Right said Ree~"Baklava is yummy, but it's yummiest when you make it at home." Ree Drummond, Pioneer Woman

    For the crisp to stay crisp and pieces that don't sog and slosh, pour cold syrup over hot baklava or wait till baklava cools and reheat syrup to pour it hot over the cooled baklava.

    Cutting the slants just short of half an inch from the bottom of the pan before baking allows the sauce to seep into every layer of the baklava, without it sitting and condensing at the bottom of the dish. You can cut all the way through once it has completely cooled.

    A 9x 11 pan yields roughly 30 even sized pieces.

    A broken lens and a set of 100 pictures( the real good ones) swallowed in edit made me long pause before starting up on a nextbatch. To say I was discouraged would be an understatement.
     “He reached down from on high and took hold of me; he drew me out of deep waters … You, Lord, are my lamp; the Lord turns my darkness into light” 2 Samuel 22:17 and 29

    Friday, November 7, 2014

    Chili roasted cauliflower

    If you had told me the next upcoming script would have a giant flower headshot looming over the page, I would probably have given you a questionable look. I mean before I googled upon this  Purewow hopeful, I had no real obsession with the cruciferous root, mainly because I knew not that it could be consumed so efficiently, served so impressively, sans labor, other than taking it out of the fridge. A wholeness that made the call to my better side, you know the one that dons the halo.

    And lets' face it, write-ups dedicated to vegetables sometimes elicit certain amounts of unexcitement, (bear with me, vegan stalwarts, I shall redeem myself towards conclusion) that too when a significant amount of time goes into prepping the subject of choice. What with fragmenting florets from stalk and cauliflower shrapnel invading every square inch of corner kitchen, is it a fallacy that not a single BFMK page is dedicated to the head sized flower food?

    Not that I'm averse to cauliflower recipes. I actually enjoy them. But when it involves a tailoring process longer than the actual cooking time, it seems illogical to me in spending the half day I'd take to watch a few movies  for something that could, just might, possibly have a more swifter, approachable coda.

    As a result of additional websearching it was no surprise to find a treasure trove of The Uncut, whole cauliflower heads roasted in varied flavor composites, each in their own way good, doable and just so laborsavingly commendable. This broad spectacle had me realize that some things, including food groups, are so much better, and way prettier when they are not tampered with as much as they are existingly set out to be.

    The quick brushing of oil, savory pastes and powders assist in awakening our c. heart roast, making you a believer of how grand this veggie can be. Oven heat, combined with marinade render for outer crispiness and sears in the fantastic taste that weaves its way into the very core. Unbroken, bronzed cauliflower is quite the Beautiful One, and has my heart stop for more than a few beats. At this point, I smile. And smell the flower.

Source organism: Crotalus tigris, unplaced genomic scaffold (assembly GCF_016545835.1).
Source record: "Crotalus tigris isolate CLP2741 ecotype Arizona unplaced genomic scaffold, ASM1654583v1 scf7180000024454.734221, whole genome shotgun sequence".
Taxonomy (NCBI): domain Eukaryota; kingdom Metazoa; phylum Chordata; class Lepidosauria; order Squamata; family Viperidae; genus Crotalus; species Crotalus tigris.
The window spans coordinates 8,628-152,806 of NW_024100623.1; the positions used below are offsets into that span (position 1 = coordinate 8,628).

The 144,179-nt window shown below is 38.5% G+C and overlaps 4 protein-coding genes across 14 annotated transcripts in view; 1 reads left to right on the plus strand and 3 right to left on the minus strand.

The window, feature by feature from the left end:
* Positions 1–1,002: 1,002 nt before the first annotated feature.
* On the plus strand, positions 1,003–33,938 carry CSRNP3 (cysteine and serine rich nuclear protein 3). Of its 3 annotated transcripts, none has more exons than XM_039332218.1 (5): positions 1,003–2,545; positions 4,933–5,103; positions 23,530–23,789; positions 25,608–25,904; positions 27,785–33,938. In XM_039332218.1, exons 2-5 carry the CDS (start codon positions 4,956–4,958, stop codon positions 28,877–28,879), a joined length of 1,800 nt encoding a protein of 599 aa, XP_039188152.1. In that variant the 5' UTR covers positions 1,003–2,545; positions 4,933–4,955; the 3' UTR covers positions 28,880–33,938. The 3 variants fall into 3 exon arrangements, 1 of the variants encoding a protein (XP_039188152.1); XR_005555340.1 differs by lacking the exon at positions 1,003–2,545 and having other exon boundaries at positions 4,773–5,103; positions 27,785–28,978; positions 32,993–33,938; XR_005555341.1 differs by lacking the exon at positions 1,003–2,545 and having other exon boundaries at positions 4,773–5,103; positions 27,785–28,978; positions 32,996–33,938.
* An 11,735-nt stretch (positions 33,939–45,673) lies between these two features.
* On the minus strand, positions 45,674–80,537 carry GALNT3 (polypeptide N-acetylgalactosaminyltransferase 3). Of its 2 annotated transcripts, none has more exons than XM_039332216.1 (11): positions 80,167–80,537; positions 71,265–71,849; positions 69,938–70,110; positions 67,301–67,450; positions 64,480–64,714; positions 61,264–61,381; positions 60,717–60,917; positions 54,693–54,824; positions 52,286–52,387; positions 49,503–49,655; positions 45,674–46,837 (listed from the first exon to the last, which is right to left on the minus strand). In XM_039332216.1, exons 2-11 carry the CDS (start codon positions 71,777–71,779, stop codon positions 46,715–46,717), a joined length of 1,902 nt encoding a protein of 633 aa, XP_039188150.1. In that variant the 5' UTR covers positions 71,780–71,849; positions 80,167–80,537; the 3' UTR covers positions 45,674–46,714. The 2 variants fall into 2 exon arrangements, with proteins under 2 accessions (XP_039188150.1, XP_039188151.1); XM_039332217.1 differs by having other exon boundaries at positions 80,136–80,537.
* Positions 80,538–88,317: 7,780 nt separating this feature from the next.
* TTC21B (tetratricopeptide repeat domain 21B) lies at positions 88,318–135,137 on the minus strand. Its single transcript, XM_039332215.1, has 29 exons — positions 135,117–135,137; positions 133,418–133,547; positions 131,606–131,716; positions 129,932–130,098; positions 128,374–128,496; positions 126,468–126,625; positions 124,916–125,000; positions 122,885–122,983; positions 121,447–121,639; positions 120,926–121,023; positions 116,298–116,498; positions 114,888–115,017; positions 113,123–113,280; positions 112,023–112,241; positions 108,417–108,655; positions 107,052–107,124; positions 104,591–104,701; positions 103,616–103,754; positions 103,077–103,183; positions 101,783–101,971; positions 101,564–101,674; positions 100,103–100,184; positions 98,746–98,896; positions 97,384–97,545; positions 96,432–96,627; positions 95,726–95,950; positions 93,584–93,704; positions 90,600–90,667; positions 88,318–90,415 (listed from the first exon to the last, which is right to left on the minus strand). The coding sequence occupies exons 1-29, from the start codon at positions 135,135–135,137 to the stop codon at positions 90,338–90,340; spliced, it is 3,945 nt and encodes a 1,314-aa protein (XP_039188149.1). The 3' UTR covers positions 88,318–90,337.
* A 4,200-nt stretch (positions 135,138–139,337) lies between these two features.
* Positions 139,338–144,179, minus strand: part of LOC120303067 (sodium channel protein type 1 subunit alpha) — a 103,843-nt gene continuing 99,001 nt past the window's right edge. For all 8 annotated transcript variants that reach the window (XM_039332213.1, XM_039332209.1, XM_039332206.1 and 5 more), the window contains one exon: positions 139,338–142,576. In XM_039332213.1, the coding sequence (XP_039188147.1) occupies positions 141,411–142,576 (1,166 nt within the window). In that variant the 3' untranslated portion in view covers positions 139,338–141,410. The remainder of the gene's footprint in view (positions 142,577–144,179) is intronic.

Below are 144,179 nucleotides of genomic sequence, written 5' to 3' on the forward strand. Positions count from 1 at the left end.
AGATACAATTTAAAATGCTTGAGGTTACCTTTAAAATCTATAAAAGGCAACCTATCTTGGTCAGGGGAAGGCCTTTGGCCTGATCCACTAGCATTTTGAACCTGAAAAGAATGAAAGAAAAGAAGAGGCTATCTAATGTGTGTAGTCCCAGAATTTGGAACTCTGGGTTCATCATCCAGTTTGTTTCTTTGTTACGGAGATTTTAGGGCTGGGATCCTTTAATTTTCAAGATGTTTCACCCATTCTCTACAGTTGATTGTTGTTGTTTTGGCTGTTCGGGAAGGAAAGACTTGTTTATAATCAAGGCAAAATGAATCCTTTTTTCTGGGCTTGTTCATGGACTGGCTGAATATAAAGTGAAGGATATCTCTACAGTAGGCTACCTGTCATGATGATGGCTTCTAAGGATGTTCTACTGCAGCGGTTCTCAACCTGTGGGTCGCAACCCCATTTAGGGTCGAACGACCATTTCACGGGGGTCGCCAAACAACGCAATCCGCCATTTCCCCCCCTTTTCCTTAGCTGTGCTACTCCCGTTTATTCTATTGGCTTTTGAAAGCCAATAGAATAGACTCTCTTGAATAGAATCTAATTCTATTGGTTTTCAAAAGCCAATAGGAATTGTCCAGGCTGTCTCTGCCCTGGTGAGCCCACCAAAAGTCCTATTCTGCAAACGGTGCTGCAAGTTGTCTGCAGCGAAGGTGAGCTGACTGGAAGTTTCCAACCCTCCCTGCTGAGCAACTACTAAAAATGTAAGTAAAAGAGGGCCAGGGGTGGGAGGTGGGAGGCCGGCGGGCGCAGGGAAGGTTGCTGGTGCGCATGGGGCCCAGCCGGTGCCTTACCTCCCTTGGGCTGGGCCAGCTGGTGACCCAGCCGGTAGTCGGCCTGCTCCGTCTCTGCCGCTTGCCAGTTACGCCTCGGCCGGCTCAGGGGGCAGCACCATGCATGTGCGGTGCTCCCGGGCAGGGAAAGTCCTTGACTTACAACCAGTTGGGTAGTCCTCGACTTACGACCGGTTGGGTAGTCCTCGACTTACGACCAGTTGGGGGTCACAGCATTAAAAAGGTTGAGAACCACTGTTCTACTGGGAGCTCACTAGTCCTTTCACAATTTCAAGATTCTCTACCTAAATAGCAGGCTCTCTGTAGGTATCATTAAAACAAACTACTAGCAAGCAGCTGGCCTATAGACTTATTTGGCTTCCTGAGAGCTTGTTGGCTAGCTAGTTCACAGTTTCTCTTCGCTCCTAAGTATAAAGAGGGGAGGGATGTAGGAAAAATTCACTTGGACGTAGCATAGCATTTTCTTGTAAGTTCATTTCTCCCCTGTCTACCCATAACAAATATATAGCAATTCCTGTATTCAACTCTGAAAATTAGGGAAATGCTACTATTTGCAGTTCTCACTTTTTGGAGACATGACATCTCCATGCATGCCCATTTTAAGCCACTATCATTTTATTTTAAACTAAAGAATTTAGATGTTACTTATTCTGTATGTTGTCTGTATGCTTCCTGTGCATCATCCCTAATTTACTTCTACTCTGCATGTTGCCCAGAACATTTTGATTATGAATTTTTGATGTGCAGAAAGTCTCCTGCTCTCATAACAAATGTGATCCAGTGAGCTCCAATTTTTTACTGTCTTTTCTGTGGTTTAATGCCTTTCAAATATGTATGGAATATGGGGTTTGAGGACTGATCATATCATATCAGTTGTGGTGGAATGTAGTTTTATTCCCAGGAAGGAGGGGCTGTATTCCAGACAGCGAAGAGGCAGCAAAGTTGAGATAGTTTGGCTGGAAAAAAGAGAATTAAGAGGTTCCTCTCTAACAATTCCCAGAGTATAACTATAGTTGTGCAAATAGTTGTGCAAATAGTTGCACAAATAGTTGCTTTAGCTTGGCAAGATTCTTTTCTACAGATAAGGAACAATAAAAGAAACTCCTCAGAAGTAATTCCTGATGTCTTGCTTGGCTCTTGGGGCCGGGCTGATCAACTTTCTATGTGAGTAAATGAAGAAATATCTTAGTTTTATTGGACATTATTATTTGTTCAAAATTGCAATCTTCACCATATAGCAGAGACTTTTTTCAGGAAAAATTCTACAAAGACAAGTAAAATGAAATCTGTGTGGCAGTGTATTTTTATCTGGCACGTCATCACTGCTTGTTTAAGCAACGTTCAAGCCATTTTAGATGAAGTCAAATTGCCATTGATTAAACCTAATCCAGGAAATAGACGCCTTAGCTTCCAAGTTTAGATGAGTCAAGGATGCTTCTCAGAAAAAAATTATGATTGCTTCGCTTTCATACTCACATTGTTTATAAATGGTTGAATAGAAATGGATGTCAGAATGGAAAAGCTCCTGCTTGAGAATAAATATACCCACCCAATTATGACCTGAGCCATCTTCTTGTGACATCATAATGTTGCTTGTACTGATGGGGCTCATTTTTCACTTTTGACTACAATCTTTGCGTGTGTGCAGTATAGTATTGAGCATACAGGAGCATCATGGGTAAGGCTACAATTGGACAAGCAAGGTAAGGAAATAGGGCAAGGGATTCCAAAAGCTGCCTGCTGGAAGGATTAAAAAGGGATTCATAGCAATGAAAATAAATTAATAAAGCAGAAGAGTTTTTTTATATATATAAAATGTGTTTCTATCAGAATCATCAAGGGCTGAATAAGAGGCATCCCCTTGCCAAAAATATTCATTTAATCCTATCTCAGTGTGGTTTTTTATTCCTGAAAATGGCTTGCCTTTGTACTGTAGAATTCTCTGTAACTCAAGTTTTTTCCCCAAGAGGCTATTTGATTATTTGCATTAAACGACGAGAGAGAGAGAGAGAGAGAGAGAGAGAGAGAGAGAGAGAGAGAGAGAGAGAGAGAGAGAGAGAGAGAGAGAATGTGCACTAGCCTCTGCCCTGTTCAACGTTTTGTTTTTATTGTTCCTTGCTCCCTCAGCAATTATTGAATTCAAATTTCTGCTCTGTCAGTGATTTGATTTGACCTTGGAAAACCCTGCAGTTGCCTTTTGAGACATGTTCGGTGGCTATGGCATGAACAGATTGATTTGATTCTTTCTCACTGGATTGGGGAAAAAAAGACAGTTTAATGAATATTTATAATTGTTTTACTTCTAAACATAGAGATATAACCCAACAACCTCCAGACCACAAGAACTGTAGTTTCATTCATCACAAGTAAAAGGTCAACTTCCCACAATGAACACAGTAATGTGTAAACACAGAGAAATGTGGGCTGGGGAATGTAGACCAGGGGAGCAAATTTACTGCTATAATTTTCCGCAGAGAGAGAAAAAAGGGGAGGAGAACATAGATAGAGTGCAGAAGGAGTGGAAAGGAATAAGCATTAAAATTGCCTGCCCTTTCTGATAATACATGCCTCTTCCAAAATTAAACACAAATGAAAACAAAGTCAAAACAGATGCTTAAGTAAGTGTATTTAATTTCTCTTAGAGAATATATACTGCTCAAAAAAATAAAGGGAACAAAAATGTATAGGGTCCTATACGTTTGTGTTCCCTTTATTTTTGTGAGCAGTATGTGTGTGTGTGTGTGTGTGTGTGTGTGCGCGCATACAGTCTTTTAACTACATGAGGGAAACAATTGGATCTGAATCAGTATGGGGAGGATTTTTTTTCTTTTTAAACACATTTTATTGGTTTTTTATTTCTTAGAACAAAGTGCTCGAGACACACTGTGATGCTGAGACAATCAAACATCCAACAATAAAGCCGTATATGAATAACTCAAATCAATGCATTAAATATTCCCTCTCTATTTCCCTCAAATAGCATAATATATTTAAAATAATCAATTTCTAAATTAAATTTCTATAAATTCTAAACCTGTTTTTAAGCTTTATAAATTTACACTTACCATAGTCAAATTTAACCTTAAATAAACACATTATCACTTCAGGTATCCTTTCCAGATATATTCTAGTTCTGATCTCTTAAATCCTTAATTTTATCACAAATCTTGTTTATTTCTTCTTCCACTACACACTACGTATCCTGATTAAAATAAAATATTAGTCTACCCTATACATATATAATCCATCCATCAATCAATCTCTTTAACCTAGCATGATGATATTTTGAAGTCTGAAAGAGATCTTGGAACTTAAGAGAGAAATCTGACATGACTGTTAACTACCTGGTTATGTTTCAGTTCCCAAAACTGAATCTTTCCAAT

Not only is this a stunningly fierce dish, it is great advancement for a stealtheshowpresentation. Something that could impress the socks off all those vegetarian dinner guests who now have a good excuse to invite themselves over.

    And go ahead, have it sing to your own tune. Feel like tandoori? Mixup pre made masala, seasonings and yogurt, spread/ smother onto the crown and make it an ode to your favorite Indian restaurant. Some thyme/sage, and it swaps in for this year's Thanksgiving roast (turkey lovers, kindly disregard the blasphemy). Perhaps cancel the night's takeout with a Chinese-esque soy/ginger/sesame glaze. There's ample room to transform and mold today's blueprint, astounding yourself with each new discovery.

    Finally, I tried it soon after with an accompanying almost-gravy, a sidecar of sautéed onions, garlic, chili and a few tomatoes. That, combined with a dip of cilantro yogurt transcended the remarkable to unbearably fantastic.

    Chili cauliflower is of the uberspectacular genre, one that has you reconsider each and every misconception of working with this veg's floretfilled head. 

    There you have it, the true confession of a recovering sloth fragmenter and c. flower phobe

    (Inspired By Purewow- thanks for showing me how to use my head;-)

    • cooking spray
    • 1 whole cauliflower, cleaned and trimmed of leaves and thick stem
    • 4 tbsp canola oil
    • 2 tsp garlic paste
    • 1 tsp ginger paste
    • 1 tsp lemon juice
    • 1 tbsp cayenne pepper
    • 2-3 tbsp coriander powder
    • 1 tsp black pepper
    • salt
    • Preheat oven to 375° F. Oil a foil lined baking sheet with cooking spray/ or cooking oil.
    • Combine ingredients from 3 tbsp oil to salt in a small bowl.
    • Using your brush or hands smear the head of cauliflower with this mixture.
    • Place the cauliflower on the prepared baking sheet and roast for 20 minutes, until slightly browned on surface.
    • At this point, take large foil and lightly tent the cauliflower for the remaining 20-30 minutes or until soft when pressed with fork and top is well browned and crusted.
    • Allow to cool for 10 minutes before cutting. Serve as wedges with cilantro yogurt and/or white rice. 
    You may wish not to foil- tent if you like the cauliflower well browned with darkened crust.